The Stoic Fellowship is a project that aims at connecting people interested in Stoicism, regardless of location, identity, or financial means.



The meaning of the journey

As you set out for Ithaka
hope the voyage is a long one,
full of adventure, full of discovery.

 Ithaka By Kavafis

Homer’s Odyssey is probably the greatest poem about life’s journey, at once a timeless human story and an individual test of moral character. In this post I would like to argue that Homer uses the idea of spiritual growth as one of his underlying themes in the Odyssey, a poem plenty of metaphors and insights about life as a journey.

Odysseus’ name means “trouble” in Greek, referring to both the giving and receiving of trouble—as is often the case in his wanderings He begins on Calypso’s island, where he has everything, except happiness.  His spirit is low as he longs for his homeland.  Homer introduces Odysseus at a low point to emphasize the growth of Odysseus’ spirit from beginning to end.  If Homer had shown Odysseus in a good spirit first, then the growth would not have seemed as prevalent.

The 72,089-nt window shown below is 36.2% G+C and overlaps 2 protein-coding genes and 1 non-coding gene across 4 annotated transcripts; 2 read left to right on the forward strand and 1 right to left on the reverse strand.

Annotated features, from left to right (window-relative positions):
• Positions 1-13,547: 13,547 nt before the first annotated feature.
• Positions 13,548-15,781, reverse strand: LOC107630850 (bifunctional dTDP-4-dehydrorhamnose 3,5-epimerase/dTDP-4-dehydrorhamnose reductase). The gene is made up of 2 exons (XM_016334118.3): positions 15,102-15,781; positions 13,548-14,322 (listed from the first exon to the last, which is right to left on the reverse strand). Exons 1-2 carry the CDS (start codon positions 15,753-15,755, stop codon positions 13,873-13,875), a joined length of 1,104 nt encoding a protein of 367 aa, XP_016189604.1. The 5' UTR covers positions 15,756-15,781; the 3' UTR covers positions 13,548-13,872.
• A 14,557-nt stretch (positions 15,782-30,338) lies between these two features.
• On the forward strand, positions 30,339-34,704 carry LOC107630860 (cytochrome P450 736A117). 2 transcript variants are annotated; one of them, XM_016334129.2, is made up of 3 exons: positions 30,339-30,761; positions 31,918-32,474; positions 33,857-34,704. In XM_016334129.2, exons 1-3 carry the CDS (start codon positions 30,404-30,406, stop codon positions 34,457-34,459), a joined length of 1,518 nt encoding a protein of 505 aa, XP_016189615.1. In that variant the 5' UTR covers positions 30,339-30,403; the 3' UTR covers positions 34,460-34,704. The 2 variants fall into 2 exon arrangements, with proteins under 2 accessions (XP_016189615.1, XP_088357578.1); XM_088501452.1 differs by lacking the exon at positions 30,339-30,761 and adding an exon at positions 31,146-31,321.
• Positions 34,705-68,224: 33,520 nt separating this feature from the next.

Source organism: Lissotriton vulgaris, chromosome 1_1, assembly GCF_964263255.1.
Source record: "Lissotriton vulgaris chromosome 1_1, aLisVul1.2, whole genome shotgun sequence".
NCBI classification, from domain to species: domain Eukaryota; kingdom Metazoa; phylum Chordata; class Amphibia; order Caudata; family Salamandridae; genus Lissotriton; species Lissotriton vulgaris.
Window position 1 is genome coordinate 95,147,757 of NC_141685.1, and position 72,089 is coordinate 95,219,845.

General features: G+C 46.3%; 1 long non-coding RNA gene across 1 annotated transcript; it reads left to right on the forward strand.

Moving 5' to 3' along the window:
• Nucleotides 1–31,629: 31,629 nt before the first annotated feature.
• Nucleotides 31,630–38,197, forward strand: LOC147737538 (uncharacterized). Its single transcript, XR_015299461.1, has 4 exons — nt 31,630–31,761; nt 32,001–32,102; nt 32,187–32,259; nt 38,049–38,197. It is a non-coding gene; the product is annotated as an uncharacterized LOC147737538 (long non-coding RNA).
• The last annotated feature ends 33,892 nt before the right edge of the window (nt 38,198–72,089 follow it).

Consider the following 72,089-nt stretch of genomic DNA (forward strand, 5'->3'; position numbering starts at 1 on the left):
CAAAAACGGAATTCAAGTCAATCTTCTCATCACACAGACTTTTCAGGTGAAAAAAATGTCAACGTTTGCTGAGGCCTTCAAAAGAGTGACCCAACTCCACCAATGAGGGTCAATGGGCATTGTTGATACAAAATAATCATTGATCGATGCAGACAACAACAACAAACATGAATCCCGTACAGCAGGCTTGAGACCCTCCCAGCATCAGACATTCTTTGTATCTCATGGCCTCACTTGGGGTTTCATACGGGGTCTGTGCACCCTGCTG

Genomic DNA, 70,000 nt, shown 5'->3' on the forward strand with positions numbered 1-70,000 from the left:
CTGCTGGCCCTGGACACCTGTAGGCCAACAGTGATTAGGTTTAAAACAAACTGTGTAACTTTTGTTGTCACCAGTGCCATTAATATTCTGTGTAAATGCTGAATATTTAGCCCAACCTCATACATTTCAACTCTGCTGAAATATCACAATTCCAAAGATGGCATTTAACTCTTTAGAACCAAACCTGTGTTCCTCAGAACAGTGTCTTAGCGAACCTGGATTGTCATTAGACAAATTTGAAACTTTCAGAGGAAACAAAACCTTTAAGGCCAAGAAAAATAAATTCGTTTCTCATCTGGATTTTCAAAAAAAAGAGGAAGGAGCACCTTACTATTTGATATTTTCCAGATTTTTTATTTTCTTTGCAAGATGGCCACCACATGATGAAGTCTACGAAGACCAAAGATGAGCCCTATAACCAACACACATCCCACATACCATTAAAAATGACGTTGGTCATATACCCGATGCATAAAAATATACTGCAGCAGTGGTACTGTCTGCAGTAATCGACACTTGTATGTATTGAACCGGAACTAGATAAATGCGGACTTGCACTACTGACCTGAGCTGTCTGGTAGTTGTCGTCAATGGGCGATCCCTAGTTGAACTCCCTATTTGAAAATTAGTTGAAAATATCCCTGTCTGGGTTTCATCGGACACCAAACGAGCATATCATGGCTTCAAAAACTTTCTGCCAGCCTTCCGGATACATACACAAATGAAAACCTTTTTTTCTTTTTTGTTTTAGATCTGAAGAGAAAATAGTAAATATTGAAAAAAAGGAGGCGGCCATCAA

Odysseus seems to see the light when he finds out that he will be sailing home.  He is tested first when Poseidon nearly kills him off the coast of Scheria, the first island he reaches.  The Odyssey says, “and trapped within that backwash of the brine, Odysseus would have died before his time had not gray-eyed Athena counseled him” (Odyssey by Mandelbaum, 109).  Athena allows Odysseus to experience the storm, but not die.  She knows that it will make him stronger for it.

Odysseus is also tempted when he and his crew pass the Sirens.  He is the only one to hear their song and must be tied to a post in order to keep himself restrained.  Odysseus’ spirit is still weak as he is engrossed with the Sirens ability to foretell the future.  He says, “So did they chant with their entrancing voice.  My heart longed so to listen, and I asked my men to set me free”.  The restraints allow him to struggle with the challenge and become stronger without being entangled with the evil.